Twenty years ago, religious trends were hardly visible in Palestine. Various factions of the Palestine Liberation Organization (PLO) were all secular. This is not the case today, as the religious discourse is overwhelming and the secular one is on the retreat. This so-called Islamic awakening has several explanations: (1) the cultural heritage beginning with the end of the Rashidi era of the Abbasids when the backward streams erased rational thinking and judgment from public life; (2) colonialism, beginning with the arrival of Napoleon in Egypt and the rise of nationalist forces and their opposition to all that the West represented, including Western secular values; (3) the formation of the state of Israel and Zionism, which continued to represent the viscous face of occupation and the misrepresentation of secularism; and (4) oil and the Saudi-backed Wahhabi movement and their control over most Arab television channels, in contrast to secular Arab groups and their lack of financial means to compete with the Islamists' propaganda (some turn to religious programs to win the street back). Nonetheless, the possibility for progressive secular movements to recover and act again is increasing in Palestine and in other countries in the region.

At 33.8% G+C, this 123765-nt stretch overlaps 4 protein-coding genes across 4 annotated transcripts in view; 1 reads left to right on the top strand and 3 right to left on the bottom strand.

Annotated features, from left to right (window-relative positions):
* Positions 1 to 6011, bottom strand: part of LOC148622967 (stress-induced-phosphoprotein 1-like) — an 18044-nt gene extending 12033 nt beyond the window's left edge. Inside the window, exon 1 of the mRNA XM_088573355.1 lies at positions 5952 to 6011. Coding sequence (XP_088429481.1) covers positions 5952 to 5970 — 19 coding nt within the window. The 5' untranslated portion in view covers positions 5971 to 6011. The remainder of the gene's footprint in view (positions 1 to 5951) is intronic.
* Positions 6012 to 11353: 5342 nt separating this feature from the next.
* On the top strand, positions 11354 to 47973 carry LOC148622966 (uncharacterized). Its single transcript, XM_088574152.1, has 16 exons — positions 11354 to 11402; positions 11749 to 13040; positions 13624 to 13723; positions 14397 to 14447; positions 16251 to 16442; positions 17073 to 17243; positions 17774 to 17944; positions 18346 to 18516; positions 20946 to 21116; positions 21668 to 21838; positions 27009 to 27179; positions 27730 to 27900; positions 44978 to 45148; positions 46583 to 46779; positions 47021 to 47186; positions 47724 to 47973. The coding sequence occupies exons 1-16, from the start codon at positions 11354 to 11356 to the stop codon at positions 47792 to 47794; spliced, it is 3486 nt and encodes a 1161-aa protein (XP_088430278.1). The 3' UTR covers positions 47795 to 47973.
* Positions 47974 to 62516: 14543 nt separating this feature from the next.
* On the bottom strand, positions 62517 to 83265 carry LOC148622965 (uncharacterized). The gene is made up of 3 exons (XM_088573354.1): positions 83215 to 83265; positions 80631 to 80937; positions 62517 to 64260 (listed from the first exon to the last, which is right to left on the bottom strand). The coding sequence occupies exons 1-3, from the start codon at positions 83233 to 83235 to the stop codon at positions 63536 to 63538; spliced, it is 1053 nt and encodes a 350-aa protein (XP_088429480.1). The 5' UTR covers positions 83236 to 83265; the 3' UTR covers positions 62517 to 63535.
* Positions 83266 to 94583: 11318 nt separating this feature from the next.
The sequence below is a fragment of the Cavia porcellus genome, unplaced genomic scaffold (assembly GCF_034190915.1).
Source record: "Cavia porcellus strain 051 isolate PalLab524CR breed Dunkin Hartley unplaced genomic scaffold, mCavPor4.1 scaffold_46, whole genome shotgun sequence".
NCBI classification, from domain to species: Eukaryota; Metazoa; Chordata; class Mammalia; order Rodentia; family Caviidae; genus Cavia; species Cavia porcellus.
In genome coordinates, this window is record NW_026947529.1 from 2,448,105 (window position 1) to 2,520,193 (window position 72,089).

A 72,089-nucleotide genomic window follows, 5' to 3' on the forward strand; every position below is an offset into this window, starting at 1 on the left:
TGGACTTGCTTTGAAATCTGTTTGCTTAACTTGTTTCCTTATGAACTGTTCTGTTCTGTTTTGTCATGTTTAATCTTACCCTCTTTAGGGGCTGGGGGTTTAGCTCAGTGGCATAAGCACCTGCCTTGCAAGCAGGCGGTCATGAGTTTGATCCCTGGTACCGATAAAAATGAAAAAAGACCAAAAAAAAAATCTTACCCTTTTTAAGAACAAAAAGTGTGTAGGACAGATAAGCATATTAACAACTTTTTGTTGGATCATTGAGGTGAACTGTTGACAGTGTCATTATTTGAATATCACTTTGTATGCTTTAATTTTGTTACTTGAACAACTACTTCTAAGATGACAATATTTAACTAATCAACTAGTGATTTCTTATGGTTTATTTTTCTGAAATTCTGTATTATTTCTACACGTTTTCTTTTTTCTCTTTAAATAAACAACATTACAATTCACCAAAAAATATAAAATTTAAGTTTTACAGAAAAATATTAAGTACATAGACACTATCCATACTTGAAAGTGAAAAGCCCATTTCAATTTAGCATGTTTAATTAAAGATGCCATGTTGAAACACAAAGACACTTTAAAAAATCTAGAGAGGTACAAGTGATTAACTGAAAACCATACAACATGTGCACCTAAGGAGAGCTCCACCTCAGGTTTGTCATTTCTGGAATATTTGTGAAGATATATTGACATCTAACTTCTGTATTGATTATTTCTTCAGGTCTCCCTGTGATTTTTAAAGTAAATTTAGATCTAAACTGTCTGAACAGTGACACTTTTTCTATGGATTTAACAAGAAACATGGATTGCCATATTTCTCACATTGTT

Research Article| May 01 2011
Abel Majeed Hamdan; Secularism in the Middle East, Palestine as an Example. Comparative Studies of South Asia, Africa and the Middle East 1 May 2011; 31 (1): 120–123. doi: https://doi.org/10.1215/1089201X-2010-058
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